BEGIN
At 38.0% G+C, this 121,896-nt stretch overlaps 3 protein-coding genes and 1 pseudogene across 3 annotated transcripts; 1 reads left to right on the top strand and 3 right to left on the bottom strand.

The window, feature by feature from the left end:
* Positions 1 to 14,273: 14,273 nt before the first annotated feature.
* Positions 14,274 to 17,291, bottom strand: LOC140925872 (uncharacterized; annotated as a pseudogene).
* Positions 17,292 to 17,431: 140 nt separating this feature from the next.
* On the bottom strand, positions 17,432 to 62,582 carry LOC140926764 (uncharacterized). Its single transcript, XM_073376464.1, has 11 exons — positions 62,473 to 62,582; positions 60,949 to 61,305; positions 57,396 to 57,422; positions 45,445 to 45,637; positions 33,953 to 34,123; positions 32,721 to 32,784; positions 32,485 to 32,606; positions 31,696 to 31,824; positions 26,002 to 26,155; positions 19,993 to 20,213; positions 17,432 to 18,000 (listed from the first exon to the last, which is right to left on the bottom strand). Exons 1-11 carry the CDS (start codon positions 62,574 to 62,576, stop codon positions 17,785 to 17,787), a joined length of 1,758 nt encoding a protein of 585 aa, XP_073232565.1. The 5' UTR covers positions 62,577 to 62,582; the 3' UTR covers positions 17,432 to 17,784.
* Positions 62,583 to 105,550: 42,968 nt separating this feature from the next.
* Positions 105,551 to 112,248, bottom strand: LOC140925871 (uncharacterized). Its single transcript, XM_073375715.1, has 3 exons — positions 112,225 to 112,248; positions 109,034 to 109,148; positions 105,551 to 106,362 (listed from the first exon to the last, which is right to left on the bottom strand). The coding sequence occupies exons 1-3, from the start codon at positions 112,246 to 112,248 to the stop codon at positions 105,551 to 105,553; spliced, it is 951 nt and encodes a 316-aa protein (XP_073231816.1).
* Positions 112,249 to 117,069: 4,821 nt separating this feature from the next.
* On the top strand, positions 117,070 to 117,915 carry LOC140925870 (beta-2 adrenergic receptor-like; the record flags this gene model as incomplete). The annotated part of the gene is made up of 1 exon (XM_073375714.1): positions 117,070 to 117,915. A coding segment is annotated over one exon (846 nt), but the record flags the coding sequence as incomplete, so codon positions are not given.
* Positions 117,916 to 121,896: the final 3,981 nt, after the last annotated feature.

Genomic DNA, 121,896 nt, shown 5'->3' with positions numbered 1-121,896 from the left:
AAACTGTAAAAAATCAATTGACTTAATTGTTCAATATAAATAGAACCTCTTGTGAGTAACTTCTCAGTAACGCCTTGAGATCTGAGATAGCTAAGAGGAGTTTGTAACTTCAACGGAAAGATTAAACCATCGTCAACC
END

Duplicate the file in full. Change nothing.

At 38.0% G+C, this 121,896-nt stretch overlaps 3 protein-coding genes and 1 pseudogene across 3 annotated transcripts; 1 reads left to right on the top strand and 3 right to left on the bottom strand.

The window, feature by feature from the left end:
* Positions 1 to 14,273: 14,273 nt before the first annotated feature.
* Positions 14,274 to 17,291, bottom strand: LOC140925872 (uncharacterized; annotated as a pseudogene).
* Positions 17,292 to 17,431: 140 nt separating this feature from the next.
* On the bottom strand, positions 17,432 to 62,582 carry LOC140926764 (uncharacterized). Its single transcript, XM_073376464.1, has 11 exons — positions 62,473 to 62,582; positions 60,949 to 61,305; positions 57,396 to 57,422; positions 45,445 to 45,637; positions 33,953 to 34,123; positions 32,721 to 32,784; positions 32,485 to 32,606; positions 31,696 to 31,824; positions 26,002 to 26,155; positions 19,993 to 20,213; positions 17,432 to 18,000 (listed from the first exon to the last, which is right to left on the bottom strand). Exons 1-11 carry the CDS (start codon positions 62,574 to 62,576, stop codon positions 17,785 to 17,787), a joined length of 1,758 nt encoding a protein of 585 aa, XP_073232565.1. The 5' UTR covers positions 62,577 to 62,582; the 3' UTR covers positions 17,432 to 17,784.
* Positions 62,583 to 105,550: 42,968 nt separating this feature from the next.
* Positions 105,551 to 112,248, bottom strand: LOC140925871 (uncharacterized). Its single transcript, XM_073375715.1, has 3 exons — positions 112,225 to 112,248; positions 109,034 to 109,148; positions 105,551 to 106,362 (listed from the first exon to the last, which is right to left on the bottom strand). The coding sequence occupies exons 1-3, from the start codon at positions 112,246 to 112,248 to the stop codon at positions 105,551 to 105,553; spliced, it is 951 nt and encodes a 316-aa protein (XP_073231816.1).
* Positions 112,249 to 117,069: 4,821 nt separating this feature from the next.
* On the top strand, positions 117,070 to 117,915 carry LOC140925870 (beta-2 adrenergic receptor-like; the record flags this gene model as incomplete). The annotated part of the gene is made up of 1 exon (XM_073375714.1): positions 117,070 to 117,915. A coding segment is annotated over one exon (846 nt), but the record flags the coding sequence as incomplete, so codon positions are not given.
* Positions 117,916 to 121,896: the final 3,981 nt, after the last annotated feature.

Genomic DNA, 121,896 nt, shown 5'->3' with positions numbered 1-121,896 from the left:
AAACTGTAAAAAATCAATTGACTTAATTGTTCAATATAAATAGAACCTCTTGTGAGTAACTTCTCAGTAACGCCTTGAGATCTGAGATAGCTAAGAGGAGTTTGTAACTTCAACGGAAAGATTAAACCATCGTCAACC